abusesaffiliationarrow-downarrow-leftarrow-rightarrow-upattack-typeburgerchevron-downchevron-leftchevron-rightchevron-upClock iconclosedeletedevelopment-povertydiscriminationdollardownloademailenvironmentexternal-linkfacebookfiltergenderglobegroupshealthC4067174-3DD9-4B9E-AD64-284FDAAE6338@1xinformation-outlineinformationinstagraminvestment-trade-globalisationissueslabourlanguagesShapeCombined Shapeline, chart, up, arrow, graphLinkedInlocationmap-pinminusnewsorganisationotheroverviewpluspreviewArtboard 185profilerefreshIconnewssearchsecurityPathStock downStock steadyStock uptagticktooltiptwitteruniversalityweb

7 Oct 2010


Trial trails: An American court blocks human-rights suits against businesses

...the second circuit Court of Appeals in New York ruled on September 17th that corporations could not be held liable under the Alien Tort Claims Act for breaches of international law abroad...But the respite may be short-lived. Courts in other countries, such as the Netherlands and Britain, have recently become more active in punishing firms for misdeeds abroad and human-rights campaigners have taken note. John Ruggie, the special representative for the United Nations secretary-general on business and human rights, will wind up his six-year study with a report next year that could also lead to new restraints on corporations. [refers to Shell, Unocal (part of Chevron), Talisman, Dow Chemical]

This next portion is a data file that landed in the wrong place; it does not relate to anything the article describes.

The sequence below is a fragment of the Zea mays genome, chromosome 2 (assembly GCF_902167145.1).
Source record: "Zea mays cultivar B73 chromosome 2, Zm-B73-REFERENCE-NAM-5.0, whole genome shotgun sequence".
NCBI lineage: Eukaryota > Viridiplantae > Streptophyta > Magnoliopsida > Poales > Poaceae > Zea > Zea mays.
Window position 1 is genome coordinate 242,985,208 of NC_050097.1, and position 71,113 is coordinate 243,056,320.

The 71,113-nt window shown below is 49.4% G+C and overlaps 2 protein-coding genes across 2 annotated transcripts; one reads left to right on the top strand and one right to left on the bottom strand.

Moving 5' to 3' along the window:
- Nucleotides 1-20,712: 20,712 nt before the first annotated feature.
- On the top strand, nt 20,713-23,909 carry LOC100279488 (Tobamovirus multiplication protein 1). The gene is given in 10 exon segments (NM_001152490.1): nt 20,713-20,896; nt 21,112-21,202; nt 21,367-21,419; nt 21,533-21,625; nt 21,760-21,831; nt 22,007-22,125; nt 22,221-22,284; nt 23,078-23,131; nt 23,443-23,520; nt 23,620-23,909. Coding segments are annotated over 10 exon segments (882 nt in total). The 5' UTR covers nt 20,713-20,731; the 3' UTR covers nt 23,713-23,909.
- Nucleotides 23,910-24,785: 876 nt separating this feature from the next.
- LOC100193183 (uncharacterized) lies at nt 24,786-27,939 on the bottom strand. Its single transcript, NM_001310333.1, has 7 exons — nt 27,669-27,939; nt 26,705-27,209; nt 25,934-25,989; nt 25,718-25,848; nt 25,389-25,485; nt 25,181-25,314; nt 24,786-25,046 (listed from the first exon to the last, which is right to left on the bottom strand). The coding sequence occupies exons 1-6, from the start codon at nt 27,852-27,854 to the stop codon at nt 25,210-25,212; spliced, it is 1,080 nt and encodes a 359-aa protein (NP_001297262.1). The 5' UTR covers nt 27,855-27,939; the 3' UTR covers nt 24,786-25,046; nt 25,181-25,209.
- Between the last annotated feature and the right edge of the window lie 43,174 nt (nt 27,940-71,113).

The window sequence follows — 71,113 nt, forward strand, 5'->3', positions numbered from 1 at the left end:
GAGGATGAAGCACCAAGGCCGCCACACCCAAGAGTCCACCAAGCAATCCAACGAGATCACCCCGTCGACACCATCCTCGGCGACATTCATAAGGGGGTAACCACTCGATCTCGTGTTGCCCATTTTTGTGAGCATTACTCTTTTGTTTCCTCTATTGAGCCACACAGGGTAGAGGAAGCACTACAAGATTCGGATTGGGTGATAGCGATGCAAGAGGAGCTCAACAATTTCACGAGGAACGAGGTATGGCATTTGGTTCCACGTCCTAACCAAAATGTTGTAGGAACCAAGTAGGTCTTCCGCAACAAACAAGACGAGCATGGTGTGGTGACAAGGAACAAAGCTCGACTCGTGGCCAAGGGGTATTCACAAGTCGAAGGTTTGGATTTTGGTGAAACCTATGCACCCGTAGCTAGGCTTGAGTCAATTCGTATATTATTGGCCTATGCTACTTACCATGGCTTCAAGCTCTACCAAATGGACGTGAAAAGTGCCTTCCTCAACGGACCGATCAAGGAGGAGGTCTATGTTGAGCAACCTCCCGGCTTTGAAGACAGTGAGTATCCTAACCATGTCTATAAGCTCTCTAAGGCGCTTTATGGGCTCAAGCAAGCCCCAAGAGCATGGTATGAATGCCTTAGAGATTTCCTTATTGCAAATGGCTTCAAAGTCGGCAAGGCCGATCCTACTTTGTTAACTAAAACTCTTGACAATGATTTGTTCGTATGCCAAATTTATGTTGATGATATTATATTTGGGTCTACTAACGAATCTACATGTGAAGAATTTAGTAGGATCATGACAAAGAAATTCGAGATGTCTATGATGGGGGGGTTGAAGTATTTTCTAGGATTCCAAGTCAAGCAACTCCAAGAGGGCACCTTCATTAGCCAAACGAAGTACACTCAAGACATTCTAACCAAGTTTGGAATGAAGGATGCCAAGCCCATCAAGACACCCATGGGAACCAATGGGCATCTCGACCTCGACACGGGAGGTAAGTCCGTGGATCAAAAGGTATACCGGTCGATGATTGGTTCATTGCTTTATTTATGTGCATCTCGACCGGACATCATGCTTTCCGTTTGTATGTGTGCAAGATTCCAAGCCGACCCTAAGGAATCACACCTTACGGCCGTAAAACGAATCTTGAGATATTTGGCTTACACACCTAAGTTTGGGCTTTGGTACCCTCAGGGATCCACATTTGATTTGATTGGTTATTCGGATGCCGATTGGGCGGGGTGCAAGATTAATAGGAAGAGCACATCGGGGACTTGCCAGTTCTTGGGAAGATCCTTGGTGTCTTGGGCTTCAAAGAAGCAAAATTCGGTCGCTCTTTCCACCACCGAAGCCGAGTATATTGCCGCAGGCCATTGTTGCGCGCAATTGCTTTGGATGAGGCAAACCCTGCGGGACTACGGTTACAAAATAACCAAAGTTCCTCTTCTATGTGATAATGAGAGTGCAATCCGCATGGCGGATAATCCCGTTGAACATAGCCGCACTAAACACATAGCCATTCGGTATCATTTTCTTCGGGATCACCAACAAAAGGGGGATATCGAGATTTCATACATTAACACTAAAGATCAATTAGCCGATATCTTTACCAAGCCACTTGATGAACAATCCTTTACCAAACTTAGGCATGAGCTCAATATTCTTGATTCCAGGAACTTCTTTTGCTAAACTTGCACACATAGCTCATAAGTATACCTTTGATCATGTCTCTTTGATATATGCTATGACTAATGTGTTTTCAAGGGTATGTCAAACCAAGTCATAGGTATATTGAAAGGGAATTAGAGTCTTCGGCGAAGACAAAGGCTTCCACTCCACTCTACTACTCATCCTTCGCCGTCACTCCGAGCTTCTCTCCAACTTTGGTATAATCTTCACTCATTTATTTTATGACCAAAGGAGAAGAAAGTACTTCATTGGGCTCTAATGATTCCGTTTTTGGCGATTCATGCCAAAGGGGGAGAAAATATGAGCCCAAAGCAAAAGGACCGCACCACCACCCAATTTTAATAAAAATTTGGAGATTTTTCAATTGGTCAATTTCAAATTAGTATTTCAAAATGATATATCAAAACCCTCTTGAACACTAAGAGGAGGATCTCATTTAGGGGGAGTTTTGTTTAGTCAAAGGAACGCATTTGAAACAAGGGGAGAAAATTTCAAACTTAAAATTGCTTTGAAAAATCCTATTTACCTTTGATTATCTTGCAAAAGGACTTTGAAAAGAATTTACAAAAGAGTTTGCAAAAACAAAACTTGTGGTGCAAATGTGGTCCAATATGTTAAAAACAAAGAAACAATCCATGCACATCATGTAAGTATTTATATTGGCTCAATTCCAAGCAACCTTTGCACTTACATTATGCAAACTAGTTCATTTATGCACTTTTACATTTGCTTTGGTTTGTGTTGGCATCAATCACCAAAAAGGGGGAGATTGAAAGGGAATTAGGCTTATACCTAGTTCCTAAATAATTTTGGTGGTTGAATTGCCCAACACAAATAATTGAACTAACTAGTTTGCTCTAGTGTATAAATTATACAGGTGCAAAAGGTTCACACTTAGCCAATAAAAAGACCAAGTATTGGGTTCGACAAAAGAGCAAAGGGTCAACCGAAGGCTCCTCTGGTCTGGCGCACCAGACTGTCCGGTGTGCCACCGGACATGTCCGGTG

Part of the following timelines

Talisman lawsuit (re Sudan)

Unocal lawsuit (re Myanmar)